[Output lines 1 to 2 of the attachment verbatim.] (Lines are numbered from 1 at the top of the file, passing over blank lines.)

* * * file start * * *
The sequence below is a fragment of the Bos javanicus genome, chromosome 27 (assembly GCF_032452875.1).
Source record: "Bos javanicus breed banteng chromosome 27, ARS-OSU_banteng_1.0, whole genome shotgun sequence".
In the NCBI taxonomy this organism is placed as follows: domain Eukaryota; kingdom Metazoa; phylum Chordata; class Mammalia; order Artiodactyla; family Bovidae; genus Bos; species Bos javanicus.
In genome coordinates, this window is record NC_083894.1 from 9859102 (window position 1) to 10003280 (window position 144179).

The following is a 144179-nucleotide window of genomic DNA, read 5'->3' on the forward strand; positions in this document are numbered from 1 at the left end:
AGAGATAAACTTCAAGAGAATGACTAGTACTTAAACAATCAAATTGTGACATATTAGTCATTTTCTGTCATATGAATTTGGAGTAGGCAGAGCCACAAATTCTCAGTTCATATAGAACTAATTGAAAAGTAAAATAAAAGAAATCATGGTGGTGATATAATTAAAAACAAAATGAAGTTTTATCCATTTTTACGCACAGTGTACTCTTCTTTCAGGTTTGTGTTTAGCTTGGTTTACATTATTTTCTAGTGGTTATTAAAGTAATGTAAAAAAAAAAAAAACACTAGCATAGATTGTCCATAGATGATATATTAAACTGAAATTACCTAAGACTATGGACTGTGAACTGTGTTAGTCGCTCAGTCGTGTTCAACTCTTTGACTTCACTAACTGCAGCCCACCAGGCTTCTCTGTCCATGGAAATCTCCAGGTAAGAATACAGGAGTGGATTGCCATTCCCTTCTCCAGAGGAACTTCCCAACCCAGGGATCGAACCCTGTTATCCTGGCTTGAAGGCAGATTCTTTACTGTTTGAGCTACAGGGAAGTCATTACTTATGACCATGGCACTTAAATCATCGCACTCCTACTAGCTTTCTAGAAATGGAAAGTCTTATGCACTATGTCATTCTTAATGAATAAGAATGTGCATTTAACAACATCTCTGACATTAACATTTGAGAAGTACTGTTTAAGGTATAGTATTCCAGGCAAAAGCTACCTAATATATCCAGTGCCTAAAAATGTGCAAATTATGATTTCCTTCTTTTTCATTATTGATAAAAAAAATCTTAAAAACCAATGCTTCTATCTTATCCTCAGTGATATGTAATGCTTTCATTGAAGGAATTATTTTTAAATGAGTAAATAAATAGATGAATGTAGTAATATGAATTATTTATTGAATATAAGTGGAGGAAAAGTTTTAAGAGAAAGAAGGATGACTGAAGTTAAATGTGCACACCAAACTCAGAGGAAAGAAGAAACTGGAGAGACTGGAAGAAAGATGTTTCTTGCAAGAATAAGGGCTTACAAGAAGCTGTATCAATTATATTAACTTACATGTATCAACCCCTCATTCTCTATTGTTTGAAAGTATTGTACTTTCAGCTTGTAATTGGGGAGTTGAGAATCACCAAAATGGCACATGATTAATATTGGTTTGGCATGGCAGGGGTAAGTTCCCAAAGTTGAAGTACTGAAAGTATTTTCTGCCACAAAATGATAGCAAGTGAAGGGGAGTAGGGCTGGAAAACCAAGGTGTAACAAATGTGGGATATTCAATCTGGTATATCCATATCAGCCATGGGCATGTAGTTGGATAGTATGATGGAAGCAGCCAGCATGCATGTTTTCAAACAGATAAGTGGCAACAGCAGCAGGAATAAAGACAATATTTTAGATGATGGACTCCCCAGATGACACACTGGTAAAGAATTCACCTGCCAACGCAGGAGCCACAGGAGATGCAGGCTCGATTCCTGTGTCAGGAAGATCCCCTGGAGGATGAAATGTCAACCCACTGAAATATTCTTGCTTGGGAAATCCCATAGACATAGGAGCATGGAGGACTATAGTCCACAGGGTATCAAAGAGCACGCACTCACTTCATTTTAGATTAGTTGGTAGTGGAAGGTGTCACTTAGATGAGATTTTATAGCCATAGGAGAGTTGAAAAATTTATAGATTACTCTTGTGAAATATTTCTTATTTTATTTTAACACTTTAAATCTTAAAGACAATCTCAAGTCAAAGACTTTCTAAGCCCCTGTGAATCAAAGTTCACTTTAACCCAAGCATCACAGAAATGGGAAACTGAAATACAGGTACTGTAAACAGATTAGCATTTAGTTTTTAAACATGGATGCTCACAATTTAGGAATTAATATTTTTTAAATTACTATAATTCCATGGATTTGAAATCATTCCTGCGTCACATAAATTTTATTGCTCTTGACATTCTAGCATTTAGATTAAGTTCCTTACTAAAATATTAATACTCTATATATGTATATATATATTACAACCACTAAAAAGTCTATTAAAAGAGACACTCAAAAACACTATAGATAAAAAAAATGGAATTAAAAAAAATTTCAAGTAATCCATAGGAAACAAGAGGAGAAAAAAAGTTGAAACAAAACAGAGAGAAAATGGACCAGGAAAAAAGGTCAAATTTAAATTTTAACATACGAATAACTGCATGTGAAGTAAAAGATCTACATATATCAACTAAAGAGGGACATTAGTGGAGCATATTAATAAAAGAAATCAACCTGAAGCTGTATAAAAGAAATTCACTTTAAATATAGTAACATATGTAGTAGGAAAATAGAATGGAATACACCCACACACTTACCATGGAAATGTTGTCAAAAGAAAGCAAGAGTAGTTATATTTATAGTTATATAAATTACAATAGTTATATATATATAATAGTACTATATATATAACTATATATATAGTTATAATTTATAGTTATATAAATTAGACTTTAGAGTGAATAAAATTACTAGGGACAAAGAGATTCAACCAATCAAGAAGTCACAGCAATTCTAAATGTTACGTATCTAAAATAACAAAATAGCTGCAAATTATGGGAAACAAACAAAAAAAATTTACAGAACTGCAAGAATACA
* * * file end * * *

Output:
The sequence below is a fragment of the Bos javanicus genome, chromosome 27 (assembly GCF_032452875.1).
Source record: "Bos javanicus breed banteng chromosome 27, ARS-OSU_banteng_1.0, whole genome shotgun sequence".